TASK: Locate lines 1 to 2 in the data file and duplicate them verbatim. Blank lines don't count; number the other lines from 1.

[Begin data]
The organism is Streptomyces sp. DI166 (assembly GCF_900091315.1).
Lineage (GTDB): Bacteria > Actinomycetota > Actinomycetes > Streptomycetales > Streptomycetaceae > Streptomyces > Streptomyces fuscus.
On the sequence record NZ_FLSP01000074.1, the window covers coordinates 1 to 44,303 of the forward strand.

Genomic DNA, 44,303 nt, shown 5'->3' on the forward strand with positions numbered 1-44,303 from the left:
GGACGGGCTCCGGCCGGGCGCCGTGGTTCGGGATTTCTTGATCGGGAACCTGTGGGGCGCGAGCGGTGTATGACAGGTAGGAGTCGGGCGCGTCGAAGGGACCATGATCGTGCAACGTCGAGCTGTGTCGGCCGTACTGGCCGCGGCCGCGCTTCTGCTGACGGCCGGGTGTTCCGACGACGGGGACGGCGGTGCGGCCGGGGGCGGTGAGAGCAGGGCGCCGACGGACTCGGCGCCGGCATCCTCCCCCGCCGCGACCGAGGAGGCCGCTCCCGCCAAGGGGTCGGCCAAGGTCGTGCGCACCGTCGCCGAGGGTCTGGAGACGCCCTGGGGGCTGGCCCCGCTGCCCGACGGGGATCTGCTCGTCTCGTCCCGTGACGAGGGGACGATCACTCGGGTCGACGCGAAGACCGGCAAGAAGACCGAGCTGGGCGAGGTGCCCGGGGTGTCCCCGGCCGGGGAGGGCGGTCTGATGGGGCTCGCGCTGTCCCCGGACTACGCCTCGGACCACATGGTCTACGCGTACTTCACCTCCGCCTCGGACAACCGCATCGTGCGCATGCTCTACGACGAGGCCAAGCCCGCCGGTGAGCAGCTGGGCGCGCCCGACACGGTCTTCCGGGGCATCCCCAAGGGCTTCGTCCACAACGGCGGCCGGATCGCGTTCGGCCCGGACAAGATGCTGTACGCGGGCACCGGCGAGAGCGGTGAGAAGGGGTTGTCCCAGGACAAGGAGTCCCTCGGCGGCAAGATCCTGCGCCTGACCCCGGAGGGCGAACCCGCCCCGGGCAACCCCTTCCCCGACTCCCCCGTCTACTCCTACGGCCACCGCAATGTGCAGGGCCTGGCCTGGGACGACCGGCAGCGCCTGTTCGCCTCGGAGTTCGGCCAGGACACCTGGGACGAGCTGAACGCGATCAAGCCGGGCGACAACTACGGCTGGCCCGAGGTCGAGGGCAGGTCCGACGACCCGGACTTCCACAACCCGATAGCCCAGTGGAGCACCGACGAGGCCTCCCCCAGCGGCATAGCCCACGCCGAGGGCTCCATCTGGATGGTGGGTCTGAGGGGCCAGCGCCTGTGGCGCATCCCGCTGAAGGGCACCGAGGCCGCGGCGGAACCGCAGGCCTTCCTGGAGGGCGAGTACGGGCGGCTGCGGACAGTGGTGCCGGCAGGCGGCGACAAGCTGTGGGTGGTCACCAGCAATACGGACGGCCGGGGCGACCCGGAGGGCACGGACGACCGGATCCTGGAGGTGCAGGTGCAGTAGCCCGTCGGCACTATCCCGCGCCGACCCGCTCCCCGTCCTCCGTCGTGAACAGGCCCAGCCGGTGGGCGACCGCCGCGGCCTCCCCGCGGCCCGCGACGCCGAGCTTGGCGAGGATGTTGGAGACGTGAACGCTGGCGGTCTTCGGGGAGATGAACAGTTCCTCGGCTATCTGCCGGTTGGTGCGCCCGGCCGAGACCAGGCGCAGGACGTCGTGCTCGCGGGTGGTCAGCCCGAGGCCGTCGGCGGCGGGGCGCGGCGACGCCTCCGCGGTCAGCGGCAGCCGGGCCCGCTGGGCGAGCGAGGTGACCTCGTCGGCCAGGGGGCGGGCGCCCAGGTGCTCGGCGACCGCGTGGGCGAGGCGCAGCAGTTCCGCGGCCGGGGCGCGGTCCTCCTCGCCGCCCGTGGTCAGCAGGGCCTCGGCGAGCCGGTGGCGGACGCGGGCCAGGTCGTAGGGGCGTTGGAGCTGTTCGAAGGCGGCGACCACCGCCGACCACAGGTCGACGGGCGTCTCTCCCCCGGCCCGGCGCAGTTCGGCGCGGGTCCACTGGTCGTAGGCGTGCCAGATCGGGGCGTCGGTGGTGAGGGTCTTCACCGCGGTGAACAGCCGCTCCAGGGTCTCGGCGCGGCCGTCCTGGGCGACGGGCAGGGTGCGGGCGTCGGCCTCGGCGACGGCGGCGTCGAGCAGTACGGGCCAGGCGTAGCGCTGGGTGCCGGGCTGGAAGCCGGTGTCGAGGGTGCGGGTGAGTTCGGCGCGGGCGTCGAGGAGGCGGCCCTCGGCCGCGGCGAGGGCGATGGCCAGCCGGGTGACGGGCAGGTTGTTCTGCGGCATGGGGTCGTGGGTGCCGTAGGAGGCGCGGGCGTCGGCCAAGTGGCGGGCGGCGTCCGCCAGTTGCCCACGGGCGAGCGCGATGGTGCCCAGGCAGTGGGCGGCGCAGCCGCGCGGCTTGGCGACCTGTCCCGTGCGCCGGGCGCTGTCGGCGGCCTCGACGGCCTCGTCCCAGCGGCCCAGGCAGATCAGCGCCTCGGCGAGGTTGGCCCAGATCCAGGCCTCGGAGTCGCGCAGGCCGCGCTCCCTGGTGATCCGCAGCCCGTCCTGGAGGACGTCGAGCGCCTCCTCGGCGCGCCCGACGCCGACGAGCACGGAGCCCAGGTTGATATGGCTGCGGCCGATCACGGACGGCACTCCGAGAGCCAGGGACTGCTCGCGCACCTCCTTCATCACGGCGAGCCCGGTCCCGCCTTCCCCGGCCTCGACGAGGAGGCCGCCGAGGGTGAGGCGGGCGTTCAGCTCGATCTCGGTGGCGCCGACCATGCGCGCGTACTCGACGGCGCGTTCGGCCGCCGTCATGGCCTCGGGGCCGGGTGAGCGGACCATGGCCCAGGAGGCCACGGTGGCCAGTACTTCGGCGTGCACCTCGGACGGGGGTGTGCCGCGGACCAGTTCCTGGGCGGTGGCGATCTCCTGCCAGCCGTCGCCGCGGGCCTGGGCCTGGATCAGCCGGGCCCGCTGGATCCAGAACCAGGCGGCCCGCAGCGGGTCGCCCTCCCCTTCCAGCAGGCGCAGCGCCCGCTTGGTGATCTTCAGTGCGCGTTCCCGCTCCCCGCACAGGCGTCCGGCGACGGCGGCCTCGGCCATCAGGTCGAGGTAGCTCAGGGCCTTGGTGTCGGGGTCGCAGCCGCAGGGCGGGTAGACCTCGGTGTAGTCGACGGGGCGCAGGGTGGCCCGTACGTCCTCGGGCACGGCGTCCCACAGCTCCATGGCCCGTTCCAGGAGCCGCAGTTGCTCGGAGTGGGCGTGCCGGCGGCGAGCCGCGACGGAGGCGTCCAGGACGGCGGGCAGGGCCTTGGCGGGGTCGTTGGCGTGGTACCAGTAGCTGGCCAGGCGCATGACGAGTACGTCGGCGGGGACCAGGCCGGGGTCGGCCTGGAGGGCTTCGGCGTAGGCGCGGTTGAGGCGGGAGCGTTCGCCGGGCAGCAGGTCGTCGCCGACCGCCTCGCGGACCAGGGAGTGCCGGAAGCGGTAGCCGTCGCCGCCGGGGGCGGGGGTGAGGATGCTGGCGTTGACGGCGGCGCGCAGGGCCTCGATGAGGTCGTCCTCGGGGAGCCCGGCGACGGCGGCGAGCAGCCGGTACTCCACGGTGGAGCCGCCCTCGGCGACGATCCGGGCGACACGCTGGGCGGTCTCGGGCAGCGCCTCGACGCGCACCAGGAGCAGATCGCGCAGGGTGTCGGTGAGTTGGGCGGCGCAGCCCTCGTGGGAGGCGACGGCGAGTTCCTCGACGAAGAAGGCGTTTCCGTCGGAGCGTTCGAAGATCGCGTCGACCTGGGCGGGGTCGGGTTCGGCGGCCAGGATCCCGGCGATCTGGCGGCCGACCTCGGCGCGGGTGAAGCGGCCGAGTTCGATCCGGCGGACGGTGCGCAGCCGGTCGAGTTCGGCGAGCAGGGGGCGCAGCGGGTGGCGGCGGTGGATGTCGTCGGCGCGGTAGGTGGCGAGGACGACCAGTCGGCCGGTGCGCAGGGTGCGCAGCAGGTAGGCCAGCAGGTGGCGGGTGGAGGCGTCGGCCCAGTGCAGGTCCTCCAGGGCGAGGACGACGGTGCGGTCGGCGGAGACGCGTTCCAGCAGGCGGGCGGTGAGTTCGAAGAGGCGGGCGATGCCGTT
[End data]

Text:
The organism is Streptomyces sp. DI166 (assembly GCF_900091315.1).
Lineage (GTDB): Bacteria > Actinomycetota > Actinomycetes > Streptomycetales > Streptomycetaceae > Streptomyces > Streptomyces fuscus.